A recent investigation by the Hamilton County Sheriff's Office led to no criminal charges but found evidence that one Cleves officer tossed a confiscated handgun into either the Great Miami River or the Whitewater River an officer on orders from a superior officer and that an officer sold another handgun for a woman who asked police to remove it from her house.
Perhaps most troubling of all, the sheriff's detectives concluded that, in a sworn affidavit, Chief Mark Demeropolis made statements about the second gun that appear to be untrue.
The sheriff's office recently released documents from the investigation after the prosecutor's office decided no charges would be filed. The released documents are curious in part because the sheriff's office redacted the names of Cleves Police officers but left in place the names of private citizens who were interviewed -- including the name and telephone number of a woman alleged to have had sex with an officer while he was on duty.
In an earlier interview with CityBeat, Demeropolis said he ordered an officer to dispose of an object seized during a traffic stop (see Porkopolis, issue of June 8-14).
"We couldn't even determine if it was an actual firearm," Demeropolis said. "I said, 'It's garbage. Throw it away.' "
Questioned by sheriff's detectives, the subordinate officer made clear the object was a handgun and that his superior -- again, the cops' names are redacted -- told him, "Throw it in the frickin' river."
Demeropolis says he wasn't yet chief at the time of the incident
"Investigation revealed that (name redacted) did, in fact, tell (name redacted) to throw the gun into the river," says a case summary by Det. Bryan Peak. "However, this statement could have been made in jest, and (name redacted) is the person responsible for the action of throwing the gun into the river. It does not appear that (name redacted) was forced to throw the gun in the river and that he used very poor judgment in doing so."
Also at issue is a gun turned over to the police for safekeeping by Nancy Hemberger, whose live-in boyfriend had been arrested. After the man was acquitted, he asked for his gun to be returned. When he sued in small claims court, Demeropolis gave an affidavit saying it had been returned to the woman, because she had a receipt for it.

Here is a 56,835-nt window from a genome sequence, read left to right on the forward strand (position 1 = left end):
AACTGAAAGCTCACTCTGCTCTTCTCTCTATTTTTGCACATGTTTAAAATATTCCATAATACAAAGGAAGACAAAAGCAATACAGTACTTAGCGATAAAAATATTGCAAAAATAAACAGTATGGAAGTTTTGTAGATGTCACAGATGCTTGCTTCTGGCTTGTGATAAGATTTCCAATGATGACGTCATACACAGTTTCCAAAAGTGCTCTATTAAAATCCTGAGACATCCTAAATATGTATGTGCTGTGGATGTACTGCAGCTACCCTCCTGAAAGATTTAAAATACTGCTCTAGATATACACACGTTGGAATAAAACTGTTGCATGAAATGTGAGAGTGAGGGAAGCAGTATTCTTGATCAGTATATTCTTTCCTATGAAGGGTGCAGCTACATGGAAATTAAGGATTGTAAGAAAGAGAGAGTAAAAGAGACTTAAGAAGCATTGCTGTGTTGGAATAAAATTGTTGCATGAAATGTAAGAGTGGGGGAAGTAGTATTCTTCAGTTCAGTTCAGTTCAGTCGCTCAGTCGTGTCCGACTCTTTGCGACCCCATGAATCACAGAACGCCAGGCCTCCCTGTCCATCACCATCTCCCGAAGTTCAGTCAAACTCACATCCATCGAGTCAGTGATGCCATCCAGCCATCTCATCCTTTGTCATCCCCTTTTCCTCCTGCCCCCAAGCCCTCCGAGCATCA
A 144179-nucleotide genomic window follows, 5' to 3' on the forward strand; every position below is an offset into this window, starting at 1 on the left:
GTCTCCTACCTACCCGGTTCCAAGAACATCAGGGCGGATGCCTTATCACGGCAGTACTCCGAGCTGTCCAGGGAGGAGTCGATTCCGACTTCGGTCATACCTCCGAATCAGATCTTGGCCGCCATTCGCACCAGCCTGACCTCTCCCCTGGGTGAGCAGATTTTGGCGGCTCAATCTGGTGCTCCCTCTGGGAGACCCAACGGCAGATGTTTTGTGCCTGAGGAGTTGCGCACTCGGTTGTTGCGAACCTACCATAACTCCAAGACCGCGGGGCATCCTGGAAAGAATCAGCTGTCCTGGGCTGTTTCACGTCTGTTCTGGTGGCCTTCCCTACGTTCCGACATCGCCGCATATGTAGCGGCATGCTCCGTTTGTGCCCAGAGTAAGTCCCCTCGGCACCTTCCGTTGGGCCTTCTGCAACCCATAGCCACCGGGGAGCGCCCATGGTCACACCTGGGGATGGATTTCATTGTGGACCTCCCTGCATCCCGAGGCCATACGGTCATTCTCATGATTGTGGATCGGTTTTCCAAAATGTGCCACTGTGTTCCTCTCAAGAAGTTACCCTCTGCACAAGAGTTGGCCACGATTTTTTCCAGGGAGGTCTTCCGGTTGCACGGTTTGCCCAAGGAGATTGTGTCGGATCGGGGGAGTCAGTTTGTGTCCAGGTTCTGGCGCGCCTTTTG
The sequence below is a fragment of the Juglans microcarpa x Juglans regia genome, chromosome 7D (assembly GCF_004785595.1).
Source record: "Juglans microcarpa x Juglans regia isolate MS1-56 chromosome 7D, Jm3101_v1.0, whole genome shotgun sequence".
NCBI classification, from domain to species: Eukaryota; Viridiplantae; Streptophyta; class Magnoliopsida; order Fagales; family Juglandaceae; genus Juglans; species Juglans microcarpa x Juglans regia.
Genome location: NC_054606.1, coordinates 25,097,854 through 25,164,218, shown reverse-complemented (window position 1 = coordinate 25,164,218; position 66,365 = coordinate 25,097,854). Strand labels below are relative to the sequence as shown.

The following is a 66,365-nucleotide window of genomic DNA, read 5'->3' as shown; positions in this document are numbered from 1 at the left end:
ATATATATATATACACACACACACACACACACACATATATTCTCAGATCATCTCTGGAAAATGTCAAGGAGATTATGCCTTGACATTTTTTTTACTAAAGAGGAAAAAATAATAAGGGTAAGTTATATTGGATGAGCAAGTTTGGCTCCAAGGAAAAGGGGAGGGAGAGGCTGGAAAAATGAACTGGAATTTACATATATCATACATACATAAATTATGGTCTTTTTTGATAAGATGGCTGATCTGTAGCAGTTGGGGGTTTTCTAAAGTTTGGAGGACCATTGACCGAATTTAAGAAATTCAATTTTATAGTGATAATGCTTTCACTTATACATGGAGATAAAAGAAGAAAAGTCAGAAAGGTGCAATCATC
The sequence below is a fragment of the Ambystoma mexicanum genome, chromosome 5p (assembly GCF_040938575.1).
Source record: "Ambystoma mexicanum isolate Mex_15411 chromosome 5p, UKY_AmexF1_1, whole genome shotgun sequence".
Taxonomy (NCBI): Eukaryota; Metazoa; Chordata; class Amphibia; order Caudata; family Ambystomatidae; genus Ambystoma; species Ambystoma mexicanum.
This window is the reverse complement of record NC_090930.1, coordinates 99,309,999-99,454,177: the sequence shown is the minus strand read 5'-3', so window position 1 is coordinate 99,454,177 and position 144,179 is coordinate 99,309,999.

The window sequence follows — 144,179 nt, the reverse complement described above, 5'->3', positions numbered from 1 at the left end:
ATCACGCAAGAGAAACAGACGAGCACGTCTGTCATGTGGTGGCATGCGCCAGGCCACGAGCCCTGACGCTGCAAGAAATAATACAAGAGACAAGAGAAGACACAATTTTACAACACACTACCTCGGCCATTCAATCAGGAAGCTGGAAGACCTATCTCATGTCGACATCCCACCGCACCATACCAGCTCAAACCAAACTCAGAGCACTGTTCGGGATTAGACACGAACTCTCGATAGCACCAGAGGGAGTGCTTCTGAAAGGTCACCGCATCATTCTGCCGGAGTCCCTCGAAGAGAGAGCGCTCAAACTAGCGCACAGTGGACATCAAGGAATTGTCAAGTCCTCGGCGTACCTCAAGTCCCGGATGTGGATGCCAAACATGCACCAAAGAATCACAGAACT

But when interviewed by sheriff's investigators, the woman said she never had a receipt and the gun didn't belong to her in the first place. Instead, she told investigators, a Cleves Police officer (name deleted by the sheriff's office) offered to sell the gun on her behalf and later visited her home to give her the proceeds of the sale.
"Based on Hemberger's statement and with the evidence collected in this investigation, this deposition (sic) is not a truthful statement made by (name redacted)," Peak's summary says.
Although the sheriff's office withheld the name of the person who allegedly lied, it identifies the document. A simple search of public records available from the Hamilton County Clerk of Courts shows it was an affidavit given Feb. 17 by Demeropolis.
If Peak's conclusion is accurate and Demeropolis' affidavit is false, the result was a miscarriage of justice. The judge who heard the lawsuit filed by the gun's owner threw the case out of court. After all, the chief of the Cleves Police Department swore the gun had been returned.
The sheriff's investigation was partly in response to a series of anonymous letters about the gun thrown in the river and other alleged misconduct involving the Cleves Police Department.
In January, 11 of the 14 officers on the police department signed a petition calling for Demeropolis to resign (see "Chief Problem," issue of Jan. 26-Feb. 1). Some of the officers who signed the petition have since been disciplined or terminated.
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